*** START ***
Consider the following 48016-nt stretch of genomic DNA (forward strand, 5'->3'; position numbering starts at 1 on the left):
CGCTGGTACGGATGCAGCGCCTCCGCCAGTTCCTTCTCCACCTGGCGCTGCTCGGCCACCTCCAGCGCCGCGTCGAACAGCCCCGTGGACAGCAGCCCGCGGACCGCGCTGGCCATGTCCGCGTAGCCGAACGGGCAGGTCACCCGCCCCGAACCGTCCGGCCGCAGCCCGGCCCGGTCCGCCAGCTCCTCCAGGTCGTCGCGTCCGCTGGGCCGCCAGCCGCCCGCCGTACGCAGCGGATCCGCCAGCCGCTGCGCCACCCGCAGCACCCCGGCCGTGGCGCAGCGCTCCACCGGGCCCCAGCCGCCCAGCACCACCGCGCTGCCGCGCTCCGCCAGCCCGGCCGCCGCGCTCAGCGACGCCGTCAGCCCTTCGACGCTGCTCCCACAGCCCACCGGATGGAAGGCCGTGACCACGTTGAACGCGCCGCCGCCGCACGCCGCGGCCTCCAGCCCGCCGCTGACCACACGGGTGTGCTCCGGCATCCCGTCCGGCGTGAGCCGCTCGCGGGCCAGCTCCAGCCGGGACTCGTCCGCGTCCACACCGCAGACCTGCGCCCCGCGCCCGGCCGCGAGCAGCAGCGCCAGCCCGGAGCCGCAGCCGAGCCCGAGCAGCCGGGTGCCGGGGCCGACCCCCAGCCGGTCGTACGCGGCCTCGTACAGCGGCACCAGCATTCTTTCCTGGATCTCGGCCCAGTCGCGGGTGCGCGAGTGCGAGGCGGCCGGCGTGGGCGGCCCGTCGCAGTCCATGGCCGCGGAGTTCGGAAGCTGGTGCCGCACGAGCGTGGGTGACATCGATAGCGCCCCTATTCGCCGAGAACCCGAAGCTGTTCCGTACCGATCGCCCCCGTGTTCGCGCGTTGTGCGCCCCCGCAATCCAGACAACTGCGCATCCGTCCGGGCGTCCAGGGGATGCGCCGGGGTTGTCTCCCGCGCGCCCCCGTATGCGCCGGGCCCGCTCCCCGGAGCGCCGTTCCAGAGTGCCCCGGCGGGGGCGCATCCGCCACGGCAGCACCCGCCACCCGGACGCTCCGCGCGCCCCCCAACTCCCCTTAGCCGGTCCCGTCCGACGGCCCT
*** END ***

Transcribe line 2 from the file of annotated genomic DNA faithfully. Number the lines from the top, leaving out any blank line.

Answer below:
CGCTGGTACGGATGCAGCGCCTCCGCCAGTTCCTTCTCCACCTGGCGCTGCTCGGCCACCTCCAGCGCCGCGTCGAACAGCCCCGTGGACAGCAGCCCGCGGACCGCGCTGGCCATGTCCGCGTAGCCGAACGGGCAGGTCACCCGCCCCGAACCGTCCGGCCGCAGCCCGGCCCGGTCCGCCAGCTCCTCCAGGTCGTCGCGTCCGCTGGGCCGCCAGCCGCCCGCCGTACGCAGCGGATCCGCCAGCCGCTGCGCCACCCGCAGCACCCCGGCCGTGGCGCAGCGCTCCACCGGGCCCCAGCCGCCCAGCACCACCGCGCTGCCGCGCTCCGCCAGCCCGGCCGCCGCGCTCAGCGACGCCGTCAGCCCTTCGACGCTGCTCCCACAGCCCACCGGATGGAAGGCCGTGACCACGTTGAACGCGCCGCCGCCGCACGCCGCGGCCTCCAGCCCGCCGCTGACCACACGGGTGTGCTCCGGCATCCCGTCCGGCGTGAGCCGCTCGCGGGCCAGCTCCAGCCGGGACTCGTCCGCGTCCACACCGCAGACCTGCGCCCCGCGCCCGGCCGCGAGCAGCAGCGCCAGCCCGGAGCCGCAGCCGAGCCCGAGCAGCCGGGTGCCGGGGCCGACCCCCAGCCGGTCGTACGCGGCCTCGTACAGCGGCACCAGCATTCTTTCCTGGATCTCGGCCCAGTCGCGGGTGCGCGAGTGCGAGGCGGCCGGCGTGGGCGGCCCGTCGCAGTCCATGGCCGCGGAGTTCGGAAGCTGGTGCCGCACGAGCGTGGGTGACATCGATAGCGCCCCTATTCGCCGAGAACCCGAAGCTGTTCCGTACCGATCGCCCCCGTGTTCGCGCGTTGTGCGCCCCCGCAATCCAGACAACTGCGCATCCGTCCGGGCGTCCAGGGGATGCGCCGGGGTTGTCTCCCGCGCGCCCCCGTATGCGCCGGGCCCGCTCCCCGGAGCGCCGTTCCAGAGTGCCCCGGCGGGGGCGCATCCGCCACGGCAGCACCCGCCACCCGGACGCTCCGCGCGCCCCCCAACTCCCCTTAGCCGGTCCCGTCCGACGGCCCT